Family Portrait - By Eric Ward [CC-BY-SA-2.0 (], via Wikimedia CommonsFor years, I resisted the idea of paying any attention to Father’s Day. Maybe it was because of some “mixed feelings” about my father, especially in my misspent youth, when I was fighting his authority at every turn?

But truly, I did have this idea that Father’s Day was a fake holiday that was cynically created by the people who sell greeting cards.

I figured that I would be making some kind of any-consumerism statement by resisting it.

Turns out,  Father’s Day is “real” enough for any cynic.

Way back in 1909, an American woman called Sonora Dodd was listening to a Mother’s Day sermon and had the idea that she’d like to honour her father (a Civil War veteran) in a similar way. And if anyone deserved the equivalent of Mother’s Day, a big family dinner, and perhaps a few thoughtfully chosen Father’s Day gifts, it seems like it would be Mr. Smart (Dodd’s father). He had raised six children by himself after his wife died in childbirth. And it’s not like he was a millionaire with a housekeeper and a nanny to help – the man was a farmer in Washington state.

I mean, why shouldn’t the poor man be honoured for doing the job of a mother to his children? And, for that matter, why shouldn’t a man be honoured for doing the job of a father? — even though it is a very different thing, the women’s movement notwithstanding.

Parenting is parenting. It comes in many forms, but it all goes towards raising a child to be a contributing member of society and a good person

Okay, now I feel guilty.

And even Snopes, normally one of my favourite websites, is joining the conspiracy to jab me in the conscience over Father’s Day:

While Mother’s Day is the biggest holiday for phone calls, Father’s Day is the busiest for collect calls….

As to why children tend more strongly towards leaving the male parent on the hook for phone charges, Texas psychologist, minister and author Dr. Brenda Wall says that “We have a different sociological response to our parents that is gender and role-related. We’ve always looked to mom for love and nurturing. But when we look to dad, it’s usually a business transaction or something that relates to power, positioning, or money.”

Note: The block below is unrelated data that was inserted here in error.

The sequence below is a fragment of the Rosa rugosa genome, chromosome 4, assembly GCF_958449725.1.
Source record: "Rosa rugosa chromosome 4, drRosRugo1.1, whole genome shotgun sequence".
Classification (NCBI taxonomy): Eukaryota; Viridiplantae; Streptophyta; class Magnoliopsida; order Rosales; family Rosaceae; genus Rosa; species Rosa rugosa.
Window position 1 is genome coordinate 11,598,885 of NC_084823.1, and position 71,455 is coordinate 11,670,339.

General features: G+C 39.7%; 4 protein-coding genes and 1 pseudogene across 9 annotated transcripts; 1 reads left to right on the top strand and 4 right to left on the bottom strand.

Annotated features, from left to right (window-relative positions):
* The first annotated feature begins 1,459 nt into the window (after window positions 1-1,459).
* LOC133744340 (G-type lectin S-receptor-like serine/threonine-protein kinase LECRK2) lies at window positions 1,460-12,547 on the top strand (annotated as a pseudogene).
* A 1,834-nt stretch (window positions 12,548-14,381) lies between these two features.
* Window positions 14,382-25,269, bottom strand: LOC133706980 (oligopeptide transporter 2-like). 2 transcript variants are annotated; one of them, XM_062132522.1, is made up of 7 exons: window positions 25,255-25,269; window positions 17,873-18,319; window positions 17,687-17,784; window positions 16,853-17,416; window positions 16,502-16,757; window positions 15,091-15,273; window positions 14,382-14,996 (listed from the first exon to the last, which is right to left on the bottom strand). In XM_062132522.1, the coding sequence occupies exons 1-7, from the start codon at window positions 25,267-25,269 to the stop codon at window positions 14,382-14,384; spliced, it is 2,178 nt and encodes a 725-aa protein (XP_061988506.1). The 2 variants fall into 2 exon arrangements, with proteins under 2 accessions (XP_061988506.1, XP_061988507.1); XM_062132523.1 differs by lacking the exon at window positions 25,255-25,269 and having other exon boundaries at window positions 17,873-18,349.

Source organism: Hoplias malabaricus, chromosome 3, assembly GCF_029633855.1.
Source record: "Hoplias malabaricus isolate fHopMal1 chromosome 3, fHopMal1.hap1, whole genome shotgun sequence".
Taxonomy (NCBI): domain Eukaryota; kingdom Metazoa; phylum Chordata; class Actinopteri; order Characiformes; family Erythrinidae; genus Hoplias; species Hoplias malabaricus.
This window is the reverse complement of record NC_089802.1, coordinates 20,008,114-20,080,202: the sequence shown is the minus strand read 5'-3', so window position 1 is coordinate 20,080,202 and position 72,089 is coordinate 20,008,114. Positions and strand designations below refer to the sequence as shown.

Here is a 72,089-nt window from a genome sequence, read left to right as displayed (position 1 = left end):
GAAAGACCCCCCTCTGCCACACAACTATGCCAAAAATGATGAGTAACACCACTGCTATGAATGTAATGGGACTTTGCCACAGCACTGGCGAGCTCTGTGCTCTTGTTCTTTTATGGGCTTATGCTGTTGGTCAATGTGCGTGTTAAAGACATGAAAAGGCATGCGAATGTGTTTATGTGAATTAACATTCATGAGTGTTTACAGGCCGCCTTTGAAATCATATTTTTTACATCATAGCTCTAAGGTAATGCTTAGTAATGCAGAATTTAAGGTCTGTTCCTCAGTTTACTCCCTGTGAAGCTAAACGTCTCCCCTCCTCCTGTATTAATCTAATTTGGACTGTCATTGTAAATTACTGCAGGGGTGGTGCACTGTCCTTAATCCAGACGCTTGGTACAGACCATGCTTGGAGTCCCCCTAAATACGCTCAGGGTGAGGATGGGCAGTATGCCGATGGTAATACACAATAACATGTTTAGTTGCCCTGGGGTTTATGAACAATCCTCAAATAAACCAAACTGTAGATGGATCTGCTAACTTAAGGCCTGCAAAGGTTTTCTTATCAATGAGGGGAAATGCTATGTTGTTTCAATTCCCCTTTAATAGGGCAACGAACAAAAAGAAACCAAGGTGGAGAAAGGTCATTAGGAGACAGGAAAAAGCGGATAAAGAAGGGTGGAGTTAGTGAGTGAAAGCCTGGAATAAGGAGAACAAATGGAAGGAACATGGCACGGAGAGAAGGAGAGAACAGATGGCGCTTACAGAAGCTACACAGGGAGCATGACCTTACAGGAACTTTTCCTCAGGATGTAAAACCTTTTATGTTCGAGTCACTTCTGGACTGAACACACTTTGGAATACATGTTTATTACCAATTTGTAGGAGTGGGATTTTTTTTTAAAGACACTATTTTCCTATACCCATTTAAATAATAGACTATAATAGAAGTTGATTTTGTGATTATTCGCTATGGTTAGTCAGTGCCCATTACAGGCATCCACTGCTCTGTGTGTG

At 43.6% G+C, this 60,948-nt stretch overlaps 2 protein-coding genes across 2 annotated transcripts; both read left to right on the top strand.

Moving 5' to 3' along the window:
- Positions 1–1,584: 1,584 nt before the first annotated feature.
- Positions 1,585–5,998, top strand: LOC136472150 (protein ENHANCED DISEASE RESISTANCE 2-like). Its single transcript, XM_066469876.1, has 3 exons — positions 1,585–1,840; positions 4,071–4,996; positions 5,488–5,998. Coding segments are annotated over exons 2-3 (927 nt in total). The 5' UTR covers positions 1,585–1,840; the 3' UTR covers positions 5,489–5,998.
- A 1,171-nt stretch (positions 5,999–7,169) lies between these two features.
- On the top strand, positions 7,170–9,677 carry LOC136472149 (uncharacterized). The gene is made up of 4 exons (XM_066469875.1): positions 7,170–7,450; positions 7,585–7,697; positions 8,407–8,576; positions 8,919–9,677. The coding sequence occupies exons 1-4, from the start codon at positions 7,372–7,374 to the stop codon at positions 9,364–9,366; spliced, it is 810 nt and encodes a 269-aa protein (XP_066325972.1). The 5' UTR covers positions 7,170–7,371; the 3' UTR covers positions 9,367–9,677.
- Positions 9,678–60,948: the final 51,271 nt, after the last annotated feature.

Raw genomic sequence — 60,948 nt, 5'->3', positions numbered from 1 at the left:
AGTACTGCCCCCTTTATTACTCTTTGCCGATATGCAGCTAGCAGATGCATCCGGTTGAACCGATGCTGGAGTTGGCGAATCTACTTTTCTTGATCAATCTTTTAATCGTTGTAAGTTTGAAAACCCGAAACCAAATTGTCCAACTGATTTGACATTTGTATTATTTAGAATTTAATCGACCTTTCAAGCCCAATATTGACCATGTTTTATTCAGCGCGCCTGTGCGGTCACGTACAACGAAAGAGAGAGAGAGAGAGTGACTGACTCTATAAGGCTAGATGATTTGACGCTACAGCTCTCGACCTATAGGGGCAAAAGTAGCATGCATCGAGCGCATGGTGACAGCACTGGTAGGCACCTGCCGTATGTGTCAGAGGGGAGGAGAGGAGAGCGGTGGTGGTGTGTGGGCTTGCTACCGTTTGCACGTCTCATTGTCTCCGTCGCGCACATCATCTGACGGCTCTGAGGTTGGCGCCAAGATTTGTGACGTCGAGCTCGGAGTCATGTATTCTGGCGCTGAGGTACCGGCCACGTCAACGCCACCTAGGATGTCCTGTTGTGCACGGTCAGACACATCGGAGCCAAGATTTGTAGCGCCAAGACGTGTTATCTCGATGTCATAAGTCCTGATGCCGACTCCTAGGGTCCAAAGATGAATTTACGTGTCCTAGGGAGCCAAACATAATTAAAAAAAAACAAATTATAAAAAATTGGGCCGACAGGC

Okay, now I feel REALLY guilty — it’s not just all those years of non-celebration, there’s the phone bills too.

Father and I have “had our differences” over the years, to be honest. I think the problem has always been that in some ways we’re livingn on different planets, and in some ways we’re too much alike.

But dear Dad had better brace himself for a big party for Father’s day this year — we’ll be making up for lost time! Cake, balloons, chocolates, a nice wine-and-cheese basket, maybe some of those bright red geraniums he likes to plant out in front of the cottage…

Maybe I’ll even write Father a cheque to pay back for all those collect calls I made when I was homesick, away for the first time at college. Who knows? It might be the beginning of something new and joyful, in this complex thing we call a father–daughter relationship.

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